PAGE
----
Because “tis’ the season”, I created a fresh and natural rosy coral bridal look and have included tips for bridal and photography friendly makeup.
The products I used are listed at the end.
Bridal makeup straddles a fine line between looking tasteful in real life while providing adequate enough impact for photography. The makeup needs to:
Be long lasting and possibly able to withstand climate variations
Keys to achieving this include using long wearing and waterproof products, sufficiently priming and setting the makeup, applying products using thin and well blended layers, and using techniques to ensure longevity. Such techniques include but are not limited to layering cream and powder counterparts, blotting excess moisture at various stages, lining and filling lips with lip liner prior to applying additional lip products, and using setting powders and setting sprays.
Have little to no light reflection
This means that the makeup should not reflect light, whether sunlight, ambient light, or flash from photography which can distort facial features and coloring in photos. Products that contain light reflecting pigments, glitter, minerals, and SPF tend to have this effect. To create facial dimension, opt for textures that will absorb light such as mattes and satins, and impart highlight using products that produce a sheen and not an abundance of pearl .
Be timeless & classic, and emphasize features
For photographs and footage that can be admired and appreciated forever, avoid makeup trends that clearly identify with a date/decade/era. The goal is to emphasize and not modify or exaggerate facial features and to remain recognizable to yourself and loved ones on the day and for years to come. Use eyelash enhancements whether full strip, half strip, or individual false lashes or even eyelash extensions. I view this step as one making the biggest difference in the outcome of the photos.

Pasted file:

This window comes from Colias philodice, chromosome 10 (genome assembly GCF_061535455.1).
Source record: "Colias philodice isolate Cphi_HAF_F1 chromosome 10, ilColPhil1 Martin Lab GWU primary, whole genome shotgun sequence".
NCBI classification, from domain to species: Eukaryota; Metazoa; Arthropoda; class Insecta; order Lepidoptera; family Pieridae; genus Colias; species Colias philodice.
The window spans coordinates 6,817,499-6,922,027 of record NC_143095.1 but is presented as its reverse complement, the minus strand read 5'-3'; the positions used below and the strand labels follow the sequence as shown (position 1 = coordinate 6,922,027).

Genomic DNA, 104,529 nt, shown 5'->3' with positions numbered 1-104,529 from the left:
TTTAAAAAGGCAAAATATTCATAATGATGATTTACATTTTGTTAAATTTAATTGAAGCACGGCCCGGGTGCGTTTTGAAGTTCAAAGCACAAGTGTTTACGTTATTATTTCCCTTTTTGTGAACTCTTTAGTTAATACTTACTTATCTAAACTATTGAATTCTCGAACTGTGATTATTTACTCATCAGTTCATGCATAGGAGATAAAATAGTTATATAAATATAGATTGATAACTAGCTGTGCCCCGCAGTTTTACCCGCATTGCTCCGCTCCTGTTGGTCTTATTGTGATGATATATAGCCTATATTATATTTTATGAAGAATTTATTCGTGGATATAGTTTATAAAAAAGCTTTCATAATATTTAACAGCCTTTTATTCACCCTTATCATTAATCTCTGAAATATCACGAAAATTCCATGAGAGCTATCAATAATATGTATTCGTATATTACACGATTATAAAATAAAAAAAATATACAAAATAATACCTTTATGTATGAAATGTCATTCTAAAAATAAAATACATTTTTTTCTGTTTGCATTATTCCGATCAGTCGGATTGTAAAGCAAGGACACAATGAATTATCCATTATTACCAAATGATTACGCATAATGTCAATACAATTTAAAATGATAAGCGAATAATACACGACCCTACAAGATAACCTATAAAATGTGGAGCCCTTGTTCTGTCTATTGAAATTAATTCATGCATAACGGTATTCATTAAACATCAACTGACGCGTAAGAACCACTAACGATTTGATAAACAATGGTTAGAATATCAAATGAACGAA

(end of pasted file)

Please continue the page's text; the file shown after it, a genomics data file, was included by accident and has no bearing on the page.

Look flawless in real life
Strive for complexion perfection. As for ensuring longevity, apply base products in thin well blended layers. Dedicate more time to concealing and correcting blemishes and discoloration, versus laying foundation on thick. Use as little product as possible. Perform appropriate color matching, the face should match the chest which should match the back which should match the arms, hands, and any exposed skin really. Use flattering neutral colors and tones, and blend all lines and edges well.
*My thoughts on airbrush – I like it for those with noticeable texture and/or unevenness. I adhere to the same principle of thinly applied layer/s. I don’t prefer to use airbrush over a good foundation. It can tend to look “overdone”, and not necessarily mimic skin texture. It is ideal for editorial uses. That being said, my experience with airbrush does not go far back.
Armani Luminous Silk mixed with Le Blanc de Chanel illuminating base
Marc Jacobs “Lover” eye shadow palette
Napoloean Perdis radiance primer on the top of the cheek bones
Charlotte Tilbury Rock n Kohl in Verushka Mink
Half lashes, Ardell 318
Chanel longwear lip color in bright rose
Lip liner in Nude all over
Marc Jacobs blush in Reckless
Illamasqua blush in Katie
Shiseido High Beam White
Suqqu brow pencils in moss green and brown
Laura Mercier translucent powder
TL;DR: Look like an entirely matte version of yourself but better.